Arab Americans in Film: From Hollywood and Egyptian Stereotypes to Self-Representation

Front Cover
Syracuse University Press, Oct 21, 2020 - Performing Arts

It comes as little surprise that Hollywood films have traditionally stereotyped Arab Americans, but how are Arab Americans portrayed in Arab films, and just as importantly, how are they portrayed in the works of Arab American filmmakers themselves? In this innovative volume, Mahdi offers a comparative analysis of three cinemas, yielding rich insights on the layers of representation and the ways in which those representations are challenged and disrupted. Hollywood films have fostered reductive imagery of Arab Americans since the 1970s as either a national security threat or a foreign policy concern, while Egyptian filmmakers have used polarizing images of Arab Americans since the 1990s to convey their nationalist critiques of the United States. Both portrayals are rooted in anxieties around globalization, migration, and US-Arab geopolitics. In contrast, Arab American cinema provides a more complex, realistic, and fluid representation of Arab American citizenship and the nuances of a transnational identity.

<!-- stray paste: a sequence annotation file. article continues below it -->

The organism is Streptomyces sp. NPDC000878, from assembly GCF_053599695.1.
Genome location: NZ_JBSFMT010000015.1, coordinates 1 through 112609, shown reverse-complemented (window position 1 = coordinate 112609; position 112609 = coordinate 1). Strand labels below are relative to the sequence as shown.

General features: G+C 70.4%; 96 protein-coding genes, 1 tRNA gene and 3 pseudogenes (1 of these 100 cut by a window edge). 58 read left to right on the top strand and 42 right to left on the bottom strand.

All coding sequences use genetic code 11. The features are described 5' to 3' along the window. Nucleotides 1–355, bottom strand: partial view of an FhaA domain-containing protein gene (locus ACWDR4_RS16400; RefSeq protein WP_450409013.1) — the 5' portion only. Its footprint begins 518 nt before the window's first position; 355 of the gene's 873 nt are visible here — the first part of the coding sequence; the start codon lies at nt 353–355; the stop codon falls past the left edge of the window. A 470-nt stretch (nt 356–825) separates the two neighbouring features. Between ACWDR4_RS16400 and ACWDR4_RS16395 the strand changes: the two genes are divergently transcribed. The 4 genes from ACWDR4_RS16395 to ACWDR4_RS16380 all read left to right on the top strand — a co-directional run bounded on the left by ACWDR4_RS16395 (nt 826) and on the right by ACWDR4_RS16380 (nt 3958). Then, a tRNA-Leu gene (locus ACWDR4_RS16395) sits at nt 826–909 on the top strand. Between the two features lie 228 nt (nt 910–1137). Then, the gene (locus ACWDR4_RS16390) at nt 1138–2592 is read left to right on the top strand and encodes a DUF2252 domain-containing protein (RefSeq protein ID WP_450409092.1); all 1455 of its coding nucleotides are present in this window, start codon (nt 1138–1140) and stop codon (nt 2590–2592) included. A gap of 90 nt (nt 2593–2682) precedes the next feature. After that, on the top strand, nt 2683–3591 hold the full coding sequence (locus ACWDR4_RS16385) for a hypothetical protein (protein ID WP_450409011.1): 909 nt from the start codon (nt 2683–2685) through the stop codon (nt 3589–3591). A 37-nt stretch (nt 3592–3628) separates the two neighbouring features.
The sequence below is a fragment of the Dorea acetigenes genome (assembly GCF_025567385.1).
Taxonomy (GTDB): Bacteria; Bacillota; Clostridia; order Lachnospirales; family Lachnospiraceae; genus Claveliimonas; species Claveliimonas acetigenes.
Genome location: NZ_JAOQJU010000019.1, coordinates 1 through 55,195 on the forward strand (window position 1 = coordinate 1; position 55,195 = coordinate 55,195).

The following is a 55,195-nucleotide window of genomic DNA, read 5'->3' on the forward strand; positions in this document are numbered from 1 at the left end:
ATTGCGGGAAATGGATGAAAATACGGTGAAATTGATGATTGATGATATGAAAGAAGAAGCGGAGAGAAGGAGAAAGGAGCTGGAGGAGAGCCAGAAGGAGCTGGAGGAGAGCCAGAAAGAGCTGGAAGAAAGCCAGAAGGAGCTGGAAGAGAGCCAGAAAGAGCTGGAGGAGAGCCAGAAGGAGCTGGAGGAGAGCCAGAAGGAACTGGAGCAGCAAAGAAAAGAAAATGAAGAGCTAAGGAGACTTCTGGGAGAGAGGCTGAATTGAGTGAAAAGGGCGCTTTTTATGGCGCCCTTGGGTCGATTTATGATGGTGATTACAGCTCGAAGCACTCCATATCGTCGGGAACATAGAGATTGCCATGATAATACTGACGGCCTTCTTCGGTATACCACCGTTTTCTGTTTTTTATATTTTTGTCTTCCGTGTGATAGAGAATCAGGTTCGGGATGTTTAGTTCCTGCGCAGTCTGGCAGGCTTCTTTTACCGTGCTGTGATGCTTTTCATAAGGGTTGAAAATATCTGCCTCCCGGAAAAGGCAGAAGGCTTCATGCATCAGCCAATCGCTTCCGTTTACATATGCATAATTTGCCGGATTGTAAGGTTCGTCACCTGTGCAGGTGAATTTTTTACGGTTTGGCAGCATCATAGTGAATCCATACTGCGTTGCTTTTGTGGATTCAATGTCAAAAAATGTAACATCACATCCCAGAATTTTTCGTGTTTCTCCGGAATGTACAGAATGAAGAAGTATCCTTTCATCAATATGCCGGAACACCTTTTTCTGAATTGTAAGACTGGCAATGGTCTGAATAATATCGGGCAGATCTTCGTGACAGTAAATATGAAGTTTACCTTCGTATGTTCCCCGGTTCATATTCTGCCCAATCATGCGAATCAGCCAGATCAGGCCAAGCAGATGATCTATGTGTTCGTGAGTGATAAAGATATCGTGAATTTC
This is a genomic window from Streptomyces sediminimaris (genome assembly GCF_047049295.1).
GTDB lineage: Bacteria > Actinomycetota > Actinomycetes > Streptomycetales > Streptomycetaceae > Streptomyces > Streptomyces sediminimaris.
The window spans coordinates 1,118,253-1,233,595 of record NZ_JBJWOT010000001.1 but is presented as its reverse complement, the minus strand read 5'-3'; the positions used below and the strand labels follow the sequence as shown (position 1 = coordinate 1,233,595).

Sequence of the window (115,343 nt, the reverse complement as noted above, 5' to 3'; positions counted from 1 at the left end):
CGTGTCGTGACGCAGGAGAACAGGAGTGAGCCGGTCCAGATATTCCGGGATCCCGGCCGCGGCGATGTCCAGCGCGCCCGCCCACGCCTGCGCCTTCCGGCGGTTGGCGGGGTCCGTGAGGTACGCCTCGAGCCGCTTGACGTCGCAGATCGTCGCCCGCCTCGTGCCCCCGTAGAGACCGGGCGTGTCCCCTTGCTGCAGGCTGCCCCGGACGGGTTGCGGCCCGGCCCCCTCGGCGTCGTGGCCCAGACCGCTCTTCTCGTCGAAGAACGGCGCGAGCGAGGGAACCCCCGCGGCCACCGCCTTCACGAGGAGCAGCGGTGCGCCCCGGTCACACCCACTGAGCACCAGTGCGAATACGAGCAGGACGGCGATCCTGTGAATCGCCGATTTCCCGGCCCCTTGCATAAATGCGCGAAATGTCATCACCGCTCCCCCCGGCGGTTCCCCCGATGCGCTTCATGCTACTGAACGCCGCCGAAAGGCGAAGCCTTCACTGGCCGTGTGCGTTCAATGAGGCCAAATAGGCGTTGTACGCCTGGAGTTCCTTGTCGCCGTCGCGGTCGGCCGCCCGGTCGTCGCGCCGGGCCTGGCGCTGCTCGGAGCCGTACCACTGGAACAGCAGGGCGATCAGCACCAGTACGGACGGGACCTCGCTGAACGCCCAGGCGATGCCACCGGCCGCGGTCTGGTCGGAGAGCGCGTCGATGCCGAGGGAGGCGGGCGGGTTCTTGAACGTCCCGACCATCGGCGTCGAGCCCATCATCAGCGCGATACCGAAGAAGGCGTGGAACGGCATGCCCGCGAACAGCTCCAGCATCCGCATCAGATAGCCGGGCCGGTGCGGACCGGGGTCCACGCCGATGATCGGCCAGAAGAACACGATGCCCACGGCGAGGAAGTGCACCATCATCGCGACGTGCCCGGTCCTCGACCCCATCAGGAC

Exploring a wide variety of films from each cinematic site, Mahdi traces the competing narratives of Arab American belonging—how and why they vary, and what’s at stake in their circulation.

What people are saying - Write a review

We haven't found any reviews in the usual places.

Other editions - View all

About the author (2020)

Waleed F. Mahdi is assistant professor at the University of Oklahoma. A specialist in US-Arab cultural politics, his research is at the intersection of area studies and ethnic studies as he explores issues of cultural representation and identity politics in American, Arab, and Arab American contexts

Bibliographic information